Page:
"If you eat meat, something had to die."

July, 2011

This is a line many customers have heard me say over the years. In the past month I have taken 1600 broilers, 3 steers and 27 hogs to be slaughtered. I have a lot of time while transporting them to mull through the issues surrounding the taking of a life to nourish our bodies. Even before we started raising animals for meat, I decided the only way I could eat meat with a clear conscience was to know that it had a good life. Our desire to live out our convictions regarding ethical, humane, sustainable food production is what led us to farming, and it was then that I learned that there was more to it than just ensuring these animals under my care have a good life, they needed to have a good death as well.

 

From its inception, our farm has been based on openness and transparency. Below I lay out how each species we raise is loaded, transported and slaughtered. My hope is that it will help customers know more fully the cost, the taking of a life, to nourish them. If you eat meat, something had to die. It's true, and I believe this truth should be acknowledged. 

 

Chickens and Turkeys- The chickens we raise are butchered around 2 ½ months old. The turkeys are 5 months at time of processing. Chickens go to sleep when the sun goes down, so we go out just before dark and load the birds in crates and place them in our stock trailer. They sleep through the night and I leave early the next morning to take them to a processing facility owned and operated by an Amish family. I arrive as the sun is coming up and the chickens are waking up, something I believe minimizes stress to the birds. They are unloaded by hand, inverted and placed in cones. The main artery is cut and the blood drains out. From there the feathers are removed, then innards and finally they are cooled and packaged. A note about how I choose the processor we work with: before I ever brought a bird there to be processed, I showed up unannounced one morning and walked right in the back door. I figured if they had something to hide about their methods, I would see it. Thankfully, the best word I can use to describe their actions is “reverent”. The workers were calm and quiet and handled the birds with care. I watched for several minutes before they noticed me. I asked for a tour, then scheduled my processing dates for the season.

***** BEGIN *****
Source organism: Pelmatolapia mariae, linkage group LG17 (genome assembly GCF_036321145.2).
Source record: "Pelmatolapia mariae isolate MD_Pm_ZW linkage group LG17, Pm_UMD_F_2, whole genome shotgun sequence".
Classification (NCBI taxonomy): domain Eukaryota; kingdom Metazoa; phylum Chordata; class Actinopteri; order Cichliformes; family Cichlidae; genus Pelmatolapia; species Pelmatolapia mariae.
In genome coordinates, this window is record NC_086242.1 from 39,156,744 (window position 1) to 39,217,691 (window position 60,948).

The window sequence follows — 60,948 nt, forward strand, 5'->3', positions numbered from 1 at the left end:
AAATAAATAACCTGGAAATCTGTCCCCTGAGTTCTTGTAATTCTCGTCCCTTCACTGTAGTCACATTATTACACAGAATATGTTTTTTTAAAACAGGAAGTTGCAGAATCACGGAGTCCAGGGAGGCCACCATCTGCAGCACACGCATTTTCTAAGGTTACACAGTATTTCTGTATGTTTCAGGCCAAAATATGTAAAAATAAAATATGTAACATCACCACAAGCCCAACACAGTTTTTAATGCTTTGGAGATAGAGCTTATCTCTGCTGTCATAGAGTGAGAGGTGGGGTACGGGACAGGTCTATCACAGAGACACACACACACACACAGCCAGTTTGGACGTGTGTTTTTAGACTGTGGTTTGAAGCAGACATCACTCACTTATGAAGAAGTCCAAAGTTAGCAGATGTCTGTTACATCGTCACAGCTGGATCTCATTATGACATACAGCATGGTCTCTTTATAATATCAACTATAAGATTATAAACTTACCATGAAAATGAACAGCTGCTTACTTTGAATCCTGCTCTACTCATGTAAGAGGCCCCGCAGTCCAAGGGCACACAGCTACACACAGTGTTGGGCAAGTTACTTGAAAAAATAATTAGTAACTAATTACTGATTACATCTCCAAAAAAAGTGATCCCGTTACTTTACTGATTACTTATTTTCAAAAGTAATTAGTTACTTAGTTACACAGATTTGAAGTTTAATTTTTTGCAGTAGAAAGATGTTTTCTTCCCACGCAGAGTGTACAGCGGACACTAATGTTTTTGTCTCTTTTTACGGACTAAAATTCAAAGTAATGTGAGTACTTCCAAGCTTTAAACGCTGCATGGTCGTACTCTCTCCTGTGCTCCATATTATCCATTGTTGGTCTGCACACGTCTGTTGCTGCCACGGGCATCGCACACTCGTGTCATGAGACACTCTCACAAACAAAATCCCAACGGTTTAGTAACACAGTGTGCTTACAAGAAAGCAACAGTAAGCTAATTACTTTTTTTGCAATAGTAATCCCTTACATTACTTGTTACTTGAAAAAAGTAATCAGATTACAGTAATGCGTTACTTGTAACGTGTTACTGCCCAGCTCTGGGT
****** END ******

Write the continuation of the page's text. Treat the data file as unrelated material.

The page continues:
Hogs- Our hogs are pastured heritage breeds that grow more slowly than conventional hogs. They are butchered at around 8 months. Our hogs are loaded right out of the pasture using a make-shift corral. We generally take 16 hogs at a time in our stock trailer.  The hogs are processed at a small, family-run processing plant located about an hour and a half from the farm. While there may be processors closer to us, we have a good relationship with these folks and trust that the meat we get back is always meat from animals we produced. The hogs have never seemed to be all that bothered by being in the trailer, but we like to load in the morning and take them straight to the processor where they are unloaded, weighed and put in a stall with water until processing. They are brought into a room where they are quickly and calmly killed- more specifically for those who will later ask, they are shot in the head. Each hog that is processed produces around 140 lbs. of pork. 

Cattle- Our cattle are processed between 22-24 months of age, generally in the late spring and late fall. The cattle are accustomed to being rotated to new pastures, grazing all over the farm. At processing time, we bring them into a corral and funnel them into a chute and onto the trailer. The cattle seem to be more stressed in the trailer than the hogs, so we like to load them and take them straight to the processor just before processing so they don't have the stress being kept in the trailer or stall. The cattle are killed in the same manner as the hogs. Each steer that is processed produces around 500 lbs. of beef. 

If you eat meat, something had to die. Know the full cost, and enjoy your next meal with a spirit of thankfulness for the life that is nourishing you.